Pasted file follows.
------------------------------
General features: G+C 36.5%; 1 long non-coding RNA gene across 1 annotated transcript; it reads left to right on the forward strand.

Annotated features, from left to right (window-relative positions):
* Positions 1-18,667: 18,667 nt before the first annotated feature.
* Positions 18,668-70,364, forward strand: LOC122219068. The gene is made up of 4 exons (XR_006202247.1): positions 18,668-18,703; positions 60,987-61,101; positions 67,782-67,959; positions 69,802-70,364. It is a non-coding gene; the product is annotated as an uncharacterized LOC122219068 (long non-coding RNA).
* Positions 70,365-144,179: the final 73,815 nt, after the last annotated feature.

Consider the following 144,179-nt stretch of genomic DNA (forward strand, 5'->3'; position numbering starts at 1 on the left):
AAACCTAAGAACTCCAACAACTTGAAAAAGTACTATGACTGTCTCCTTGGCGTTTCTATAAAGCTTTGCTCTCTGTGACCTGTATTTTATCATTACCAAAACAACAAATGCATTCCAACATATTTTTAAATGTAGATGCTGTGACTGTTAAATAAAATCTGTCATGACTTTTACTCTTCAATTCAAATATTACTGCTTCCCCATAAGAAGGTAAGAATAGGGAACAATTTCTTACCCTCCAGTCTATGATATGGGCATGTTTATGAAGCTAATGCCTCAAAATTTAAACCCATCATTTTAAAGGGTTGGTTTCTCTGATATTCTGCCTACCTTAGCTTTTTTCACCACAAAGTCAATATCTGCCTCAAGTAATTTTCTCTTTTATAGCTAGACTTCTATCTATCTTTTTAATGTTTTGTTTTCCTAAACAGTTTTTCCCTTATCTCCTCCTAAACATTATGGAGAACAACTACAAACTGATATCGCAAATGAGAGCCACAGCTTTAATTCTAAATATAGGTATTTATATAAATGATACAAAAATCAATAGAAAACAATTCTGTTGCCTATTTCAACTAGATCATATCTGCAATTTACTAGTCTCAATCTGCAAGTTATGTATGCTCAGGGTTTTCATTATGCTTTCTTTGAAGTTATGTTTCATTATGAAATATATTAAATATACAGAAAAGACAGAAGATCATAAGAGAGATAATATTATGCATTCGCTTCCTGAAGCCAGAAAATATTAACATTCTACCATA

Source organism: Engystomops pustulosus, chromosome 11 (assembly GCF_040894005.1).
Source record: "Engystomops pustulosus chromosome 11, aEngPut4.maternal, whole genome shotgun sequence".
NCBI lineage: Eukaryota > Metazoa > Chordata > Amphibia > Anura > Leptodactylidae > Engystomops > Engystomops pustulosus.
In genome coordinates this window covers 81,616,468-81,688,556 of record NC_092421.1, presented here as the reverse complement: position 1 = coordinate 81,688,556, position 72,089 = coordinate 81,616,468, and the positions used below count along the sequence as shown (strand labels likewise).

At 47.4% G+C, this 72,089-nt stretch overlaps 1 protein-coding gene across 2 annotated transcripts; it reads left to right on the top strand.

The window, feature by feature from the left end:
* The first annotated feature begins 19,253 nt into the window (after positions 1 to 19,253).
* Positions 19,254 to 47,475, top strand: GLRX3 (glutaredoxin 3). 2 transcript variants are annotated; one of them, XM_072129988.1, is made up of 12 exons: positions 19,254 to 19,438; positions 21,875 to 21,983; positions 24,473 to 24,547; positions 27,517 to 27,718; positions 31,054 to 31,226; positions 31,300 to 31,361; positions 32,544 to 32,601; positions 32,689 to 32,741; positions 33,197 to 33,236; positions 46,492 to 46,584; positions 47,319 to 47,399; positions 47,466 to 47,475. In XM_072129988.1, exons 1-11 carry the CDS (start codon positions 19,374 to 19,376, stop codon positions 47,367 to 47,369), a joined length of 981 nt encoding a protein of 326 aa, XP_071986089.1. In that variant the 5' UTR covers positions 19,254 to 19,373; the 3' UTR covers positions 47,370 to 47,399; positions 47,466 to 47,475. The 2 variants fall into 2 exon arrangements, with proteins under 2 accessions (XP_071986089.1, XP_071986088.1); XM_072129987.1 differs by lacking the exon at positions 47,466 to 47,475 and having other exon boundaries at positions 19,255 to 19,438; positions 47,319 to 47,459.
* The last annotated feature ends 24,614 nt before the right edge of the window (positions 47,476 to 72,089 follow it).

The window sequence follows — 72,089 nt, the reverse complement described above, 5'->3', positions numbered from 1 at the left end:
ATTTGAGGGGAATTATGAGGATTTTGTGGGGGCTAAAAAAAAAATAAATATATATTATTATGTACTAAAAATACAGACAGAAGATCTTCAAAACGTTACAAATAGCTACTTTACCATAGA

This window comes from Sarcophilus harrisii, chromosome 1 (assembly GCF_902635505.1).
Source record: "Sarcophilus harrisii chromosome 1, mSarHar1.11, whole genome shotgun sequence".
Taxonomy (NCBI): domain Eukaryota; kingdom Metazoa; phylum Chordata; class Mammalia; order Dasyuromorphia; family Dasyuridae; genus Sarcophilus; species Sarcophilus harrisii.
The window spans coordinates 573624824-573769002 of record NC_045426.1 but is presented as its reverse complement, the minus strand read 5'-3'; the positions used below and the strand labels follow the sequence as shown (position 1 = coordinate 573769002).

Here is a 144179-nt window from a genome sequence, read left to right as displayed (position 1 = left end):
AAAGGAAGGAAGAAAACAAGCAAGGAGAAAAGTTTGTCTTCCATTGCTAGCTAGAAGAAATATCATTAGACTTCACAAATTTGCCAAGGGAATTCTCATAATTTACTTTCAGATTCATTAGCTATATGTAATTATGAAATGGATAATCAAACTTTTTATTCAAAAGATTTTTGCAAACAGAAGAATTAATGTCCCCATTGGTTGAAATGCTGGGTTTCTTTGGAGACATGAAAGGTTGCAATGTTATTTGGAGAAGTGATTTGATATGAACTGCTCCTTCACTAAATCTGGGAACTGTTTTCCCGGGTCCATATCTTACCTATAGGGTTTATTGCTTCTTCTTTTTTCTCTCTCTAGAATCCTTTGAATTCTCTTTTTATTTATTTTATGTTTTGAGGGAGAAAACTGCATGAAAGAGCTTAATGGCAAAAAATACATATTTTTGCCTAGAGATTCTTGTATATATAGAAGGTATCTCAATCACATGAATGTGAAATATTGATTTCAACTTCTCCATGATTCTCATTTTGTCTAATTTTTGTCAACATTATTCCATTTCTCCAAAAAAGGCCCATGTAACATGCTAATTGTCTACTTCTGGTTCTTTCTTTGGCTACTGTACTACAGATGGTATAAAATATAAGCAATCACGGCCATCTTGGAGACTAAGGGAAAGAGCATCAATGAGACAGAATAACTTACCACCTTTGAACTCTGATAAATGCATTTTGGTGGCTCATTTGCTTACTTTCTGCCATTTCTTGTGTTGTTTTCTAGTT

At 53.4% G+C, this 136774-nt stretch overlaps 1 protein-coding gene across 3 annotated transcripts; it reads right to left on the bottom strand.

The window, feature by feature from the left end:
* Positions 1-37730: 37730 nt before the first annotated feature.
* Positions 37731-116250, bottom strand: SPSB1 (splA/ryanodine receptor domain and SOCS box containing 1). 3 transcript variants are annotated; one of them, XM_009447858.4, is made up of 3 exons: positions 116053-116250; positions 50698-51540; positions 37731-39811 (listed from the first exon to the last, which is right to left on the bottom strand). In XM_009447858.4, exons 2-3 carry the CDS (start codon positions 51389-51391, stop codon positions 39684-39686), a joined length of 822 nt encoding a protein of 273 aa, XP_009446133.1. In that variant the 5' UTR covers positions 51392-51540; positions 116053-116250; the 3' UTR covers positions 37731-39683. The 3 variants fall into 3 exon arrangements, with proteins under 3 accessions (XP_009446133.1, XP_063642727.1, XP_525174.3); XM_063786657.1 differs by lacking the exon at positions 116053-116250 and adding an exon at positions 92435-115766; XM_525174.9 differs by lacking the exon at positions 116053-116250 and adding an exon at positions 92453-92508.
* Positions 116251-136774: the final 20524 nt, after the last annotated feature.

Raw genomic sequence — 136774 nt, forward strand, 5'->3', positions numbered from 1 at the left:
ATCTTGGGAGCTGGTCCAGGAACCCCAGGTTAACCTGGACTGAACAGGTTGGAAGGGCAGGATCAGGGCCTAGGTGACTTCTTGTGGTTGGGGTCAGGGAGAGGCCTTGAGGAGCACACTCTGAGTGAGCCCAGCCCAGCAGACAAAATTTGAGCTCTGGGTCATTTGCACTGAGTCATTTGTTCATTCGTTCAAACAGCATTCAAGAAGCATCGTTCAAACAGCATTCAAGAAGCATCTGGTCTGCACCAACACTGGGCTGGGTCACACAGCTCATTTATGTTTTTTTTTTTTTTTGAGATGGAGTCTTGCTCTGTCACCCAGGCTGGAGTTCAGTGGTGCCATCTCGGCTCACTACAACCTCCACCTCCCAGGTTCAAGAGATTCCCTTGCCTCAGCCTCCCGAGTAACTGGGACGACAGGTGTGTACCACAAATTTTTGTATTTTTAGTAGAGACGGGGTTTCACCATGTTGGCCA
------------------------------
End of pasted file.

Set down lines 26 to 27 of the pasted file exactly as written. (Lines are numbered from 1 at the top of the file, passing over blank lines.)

The window, feature by feature from the left end:
* Positions 1-37730: 37730 nt before the first annotated feature.